When a Hispanic Heritage Month mural was defaced last month at Duke University, students responded with a message of hope: “They tried to bury us. They didn’t know we were seeds.”
“A united community, or “la comunidad unida,” was the focus of the heritage celebration for Mi Gente, the Latinx student organization at the university, in Durham, North Carolina. After a few hours of teamwork and a few buckets of paint on Sept. 22, their mural to honor the annual celebration was complete.
Less than 24 hours later, that mural representing pride and culture was vandalized, covered by stark black spray paint.
“It’s a reminder to us all that more work needs to be done to stop xenophobic incidents like this from happening again,” read a statement from the club on Facebook — a somber testament to the current political climate surrounding Hispanic Americans and immigrants in the United States.
Even before Donald Trump set foot in the Oval Office, his inflammatory, anti-immigrant rhetoric burdened people of color and stoked the rage of white supremacist and white nationalist groups.
The number of hate crimes and hate incidents across the country is rising each year. In the nation’s 10 largest cities, reported hate crimes in 2017 increased 12.5 percent from the previous year.
“Fears of incidents like this happening were very present in our community as other minority communities at Duke had already been victims of targeted crimes,” Mi Gente co-president Sujeiry Jimenez told mitú. “I felt devastated but not completely shocked.”
The Bureau of Justice Statistics estimates that 250,000 hate crimes are committed in the U.S. each year — most of which go unreported.
Stirring fears is the Trump administration’s crackdown on legal and illegal immigration. While he has fallen far short of two of his most prominent goals ― building a wall on the U.S.-Mexico border and deporting up to 3 million unauthorized immigrants with criminal records ― he has been successful in other ways. Under Trump, the U.S. has seen a spike in immigration-related arrests, a record low number of refugee resettlements and a disastrous family separation policy.
Despite this, the Duke students weren’t going to let vandalism get the best of them.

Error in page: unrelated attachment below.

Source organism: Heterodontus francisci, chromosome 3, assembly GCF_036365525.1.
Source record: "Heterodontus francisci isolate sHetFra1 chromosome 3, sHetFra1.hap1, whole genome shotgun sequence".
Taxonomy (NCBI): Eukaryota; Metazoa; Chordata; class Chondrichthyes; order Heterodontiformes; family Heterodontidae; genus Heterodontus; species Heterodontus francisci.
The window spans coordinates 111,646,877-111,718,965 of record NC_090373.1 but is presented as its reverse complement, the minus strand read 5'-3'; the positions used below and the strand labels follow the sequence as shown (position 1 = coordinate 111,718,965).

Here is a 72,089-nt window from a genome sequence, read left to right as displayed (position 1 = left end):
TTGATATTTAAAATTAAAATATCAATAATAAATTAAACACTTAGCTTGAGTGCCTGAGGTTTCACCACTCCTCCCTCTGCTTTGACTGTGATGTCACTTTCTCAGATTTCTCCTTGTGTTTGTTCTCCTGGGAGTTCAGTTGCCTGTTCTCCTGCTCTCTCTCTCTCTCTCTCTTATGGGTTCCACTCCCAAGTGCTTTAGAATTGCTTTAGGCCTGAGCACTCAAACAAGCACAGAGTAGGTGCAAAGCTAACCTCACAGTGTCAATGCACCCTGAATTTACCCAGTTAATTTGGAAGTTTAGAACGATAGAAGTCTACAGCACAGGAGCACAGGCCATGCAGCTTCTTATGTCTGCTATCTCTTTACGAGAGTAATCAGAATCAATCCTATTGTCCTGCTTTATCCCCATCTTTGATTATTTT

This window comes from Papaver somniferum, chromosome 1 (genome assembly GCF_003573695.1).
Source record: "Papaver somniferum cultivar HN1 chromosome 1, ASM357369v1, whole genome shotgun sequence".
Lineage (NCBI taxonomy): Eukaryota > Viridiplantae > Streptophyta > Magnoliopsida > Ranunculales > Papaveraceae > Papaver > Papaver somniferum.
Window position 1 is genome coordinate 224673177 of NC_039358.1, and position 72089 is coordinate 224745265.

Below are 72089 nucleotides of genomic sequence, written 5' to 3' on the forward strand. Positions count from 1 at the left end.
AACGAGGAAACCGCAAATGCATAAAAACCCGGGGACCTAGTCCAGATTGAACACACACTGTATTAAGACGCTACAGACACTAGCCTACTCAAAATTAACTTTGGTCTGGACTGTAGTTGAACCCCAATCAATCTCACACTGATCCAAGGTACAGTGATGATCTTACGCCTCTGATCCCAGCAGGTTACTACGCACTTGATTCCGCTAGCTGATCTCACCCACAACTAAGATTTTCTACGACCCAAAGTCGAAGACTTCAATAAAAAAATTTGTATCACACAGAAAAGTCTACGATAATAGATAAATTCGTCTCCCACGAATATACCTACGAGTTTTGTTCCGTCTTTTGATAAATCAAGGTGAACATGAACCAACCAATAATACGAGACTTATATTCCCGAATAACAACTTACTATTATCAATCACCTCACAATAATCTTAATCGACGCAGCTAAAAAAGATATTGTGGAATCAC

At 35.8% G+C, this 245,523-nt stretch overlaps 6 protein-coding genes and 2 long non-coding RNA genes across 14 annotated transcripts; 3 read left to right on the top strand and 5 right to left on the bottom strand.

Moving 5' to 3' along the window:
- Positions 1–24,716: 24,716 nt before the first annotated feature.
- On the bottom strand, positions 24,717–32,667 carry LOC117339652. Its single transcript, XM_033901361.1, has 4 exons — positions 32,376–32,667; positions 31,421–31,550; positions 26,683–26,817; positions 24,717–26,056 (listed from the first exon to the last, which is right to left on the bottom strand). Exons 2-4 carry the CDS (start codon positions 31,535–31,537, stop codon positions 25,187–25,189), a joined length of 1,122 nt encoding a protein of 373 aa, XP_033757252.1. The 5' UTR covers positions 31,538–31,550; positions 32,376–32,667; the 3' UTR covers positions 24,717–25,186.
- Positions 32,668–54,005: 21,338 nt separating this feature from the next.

The group organized and reconvened within just a few hours after the incident to honor the reason they painted the mural in the first place: Hispanic Heritage Month, from Sept. 15 to Oct. 15, which recognizes the contributions of Hispanic and Latinx Americans. The students channeled that into their defiant efforts.
Over the black paint, they painted the proverb “They tried to bury us. They didn’t know we were seeds.” To its left, they repainted the mural.
“While a local graffiti artist acknowledged that he ‘tagged’ the painting and apologized directly to the students for it, that does not erase the impact on Mi Gente and the Latinx community at Duke, which is understandably shaken by the incident,” Michael Schoenfeld, Duke’s vice president for public affairs, said in a statement to HuffPost. “Duke continues to use this incident as a catalyst for ongoing education around inclusion and diversity, something that we hope will activate the entire community”
The university has been grappling with on-campus hate incidents. The college’s Mary Lou Williams Center for Black Culture was defaced shortly before the start of fall classes, with “n****r” written over the center’s name in the building’s foyer. After the mural’s defacing and a rough start to the school year, students and administration are left unnerved, but the students are trying to stay positive to defy hate.
“Today we will move forward from this incident, we will rise above and stay strong,” read Mi Gente’s a statement. “La comunidad unida, jamás será vencida,” or “A united community, we will never be defeated.”